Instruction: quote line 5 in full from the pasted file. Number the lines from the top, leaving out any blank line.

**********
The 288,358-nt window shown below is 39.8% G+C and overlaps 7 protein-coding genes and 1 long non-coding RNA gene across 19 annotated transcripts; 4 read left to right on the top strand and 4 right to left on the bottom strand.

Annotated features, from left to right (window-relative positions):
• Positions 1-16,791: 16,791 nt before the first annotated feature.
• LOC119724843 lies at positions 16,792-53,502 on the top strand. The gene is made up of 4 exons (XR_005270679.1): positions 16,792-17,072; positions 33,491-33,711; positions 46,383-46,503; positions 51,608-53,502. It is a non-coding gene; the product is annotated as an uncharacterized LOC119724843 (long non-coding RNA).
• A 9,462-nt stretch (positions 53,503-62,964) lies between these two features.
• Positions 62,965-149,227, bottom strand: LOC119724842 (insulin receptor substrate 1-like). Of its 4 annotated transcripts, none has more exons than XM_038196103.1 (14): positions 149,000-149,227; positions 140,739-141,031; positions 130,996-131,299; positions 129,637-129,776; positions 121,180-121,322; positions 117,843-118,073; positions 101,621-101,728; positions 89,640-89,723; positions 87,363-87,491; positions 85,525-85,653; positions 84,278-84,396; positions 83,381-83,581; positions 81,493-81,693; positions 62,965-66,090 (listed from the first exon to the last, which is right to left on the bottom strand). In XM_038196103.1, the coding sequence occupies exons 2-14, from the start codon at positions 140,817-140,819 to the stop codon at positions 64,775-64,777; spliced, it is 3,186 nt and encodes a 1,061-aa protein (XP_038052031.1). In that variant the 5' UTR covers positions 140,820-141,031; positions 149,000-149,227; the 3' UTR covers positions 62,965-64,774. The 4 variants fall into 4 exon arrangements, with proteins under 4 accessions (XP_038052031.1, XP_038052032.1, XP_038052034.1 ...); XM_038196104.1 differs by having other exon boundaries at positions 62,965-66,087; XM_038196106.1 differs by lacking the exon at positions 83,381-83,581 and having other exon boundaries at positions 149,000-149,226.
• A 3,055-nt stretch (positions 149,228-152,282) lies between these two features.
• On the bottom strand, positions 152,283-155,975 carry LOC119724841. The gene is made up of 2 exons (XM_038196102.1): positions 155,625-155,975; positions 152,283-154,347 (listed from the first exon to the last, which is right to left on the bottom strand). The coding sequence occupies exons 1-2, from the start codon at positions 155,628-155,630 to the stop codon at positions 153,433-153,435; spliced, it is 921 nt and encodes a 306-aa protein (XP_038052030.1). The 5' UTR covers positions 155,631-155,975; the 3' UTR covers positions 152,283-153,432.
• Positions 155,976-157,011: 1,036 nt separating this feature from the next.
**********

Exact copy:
• A 9,462-nt stretch (positions 53,503-62,964) lies between these two features.